Adding to continued injustice, the Court’s actions will seriously undermine public health efforts. Criminalizing HIV non-disclosure in this way creates another disincentive to getting an HIV test and imposes a chill on what people can disclose to health professionals and support workers. People living with HIV need more health and social supports; they don’t need the constant threat of criminal accusations and possible imprisonment hanging over their heads. Similarly, people not living with HIV need to be empowered to accept responsibility for their own health, and not proceed under a false sense of security that the criminal law will protect them from infection. In short, the Court’s actions will have deleterious effects not only on the lives and health of people living with HIV, but on all of us, through fostering a climate of fear and recrimination.
While we welcome the Court’s acquittal of D.C. — an acknowledgement of at least one miscarriage of justice — the onus must now fall to those protecting the health and defending the dignity of people living with HIV. We also call on Crown prosecutors to use their discretion and refuse to be complicit in injustice just because the Court gave them the power to do so. It is not in the public interest to prosecute people living with HIV where condoms have been used or where a person has a low or undetectable viral load. Prosecutions in such cases will only perpetuate misinformation, pander to prejudice and undermine efforts at HIV prevention and treatment.
Signed, the interveners:
Canadian HIV/AIDS Legal Network
HIV/AIDS Legal Clinic Ontario (HALCO)
Coalition des organismes communautaires québécois de lutte contre le sida (COCQSIDA)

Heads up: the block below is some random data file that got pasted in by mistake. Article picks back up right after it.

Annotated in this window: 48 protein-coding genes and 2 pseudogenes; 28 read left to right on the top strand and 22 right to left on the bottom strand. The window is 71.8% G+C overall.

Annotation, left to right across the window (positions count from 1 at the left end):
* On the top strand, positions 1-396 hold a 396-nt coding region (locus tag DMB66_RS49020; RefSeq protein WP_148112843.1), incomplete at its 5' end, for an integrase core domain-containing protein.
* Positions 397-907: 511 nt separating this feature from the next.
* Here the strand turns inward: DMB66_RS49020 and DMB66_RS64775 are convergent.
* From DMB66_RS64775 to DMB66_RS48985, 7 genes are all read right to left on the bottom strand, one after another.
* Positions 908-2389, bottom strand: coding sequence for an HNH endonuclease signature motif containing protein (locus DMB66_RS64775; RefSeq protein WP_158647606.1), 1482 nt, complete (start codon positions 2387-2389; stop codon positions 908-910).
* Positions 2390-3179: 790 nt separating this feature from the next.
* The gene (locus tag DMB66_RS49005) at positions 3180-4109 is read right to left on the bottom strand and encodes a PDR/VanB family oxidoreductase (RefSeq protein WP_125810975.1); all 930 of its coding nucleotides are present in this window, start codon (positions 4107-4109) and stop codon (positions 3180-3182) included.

Positive Living Society of British Columbia (Positive Living BC)
Canadian AIDS Society (CAS)
Toronto People with AIDS Foundation (PWA)
Black Coalition for AIDS Prevention (Black Cap)
Canadian Aboriginal AIDS Network (CAAN)
Canadian HIV/AIDS Legal Network responds
Richard Elliott, the Executive Director of the Canadian HIV/AIDS Legal Network, and one of the interveners in the Mabior case has this to say (via this blog post) about today’s decision.
We are dismayed and shocked by the Supreme Court’s decision. It is a step backward for public health and for human rights. The Court purports to maintain the current standard that a “significant risk” of HIV transmission is required in order to trigger the legal duty to disclose. But given today’s judgment, this is an illusory limit to the criminal law. The Supreme Court has ignored the solid science and has opened the door to convictions for non-disclosure even where the risk of transmission is negligible – in the realm of 1 in 100,000. Such an approach gives a stamp of approval to AIDS-phobia and fuels misinformation, fear and stigma surrounding HIV. In practice, the Court’s ruling means that people risk being criminally prosecuted even in cases where they took precautions such as using condoms – which are 100% effective when used properly. This decision will not only lead to continued injustice but undermines public health efforts. It creates another disincentive to getting an HIV test and creates a further chill on what people can disclose to health professionals and support workers. People living with HIV need more health and social supports; they don’t need the constant threat of criminal accusations and possible imprisonment hanging over their heads.
And Marcus McCann who has been covering the case for Xtra.ca notes
The decision also clears the way for the Ontario Court of Appeal, which put off hearing appeals of two criminal cases pending today’s decision from the Supreme Court.
The new rules will apply to poz folks whose cases have not yet gone to trial, and to cases which are under appeal, like those before the Ontario Court of Appeal. HIV-positive people who are already serving time for HIV nondisclosure cannot have these new rules applied retroactively.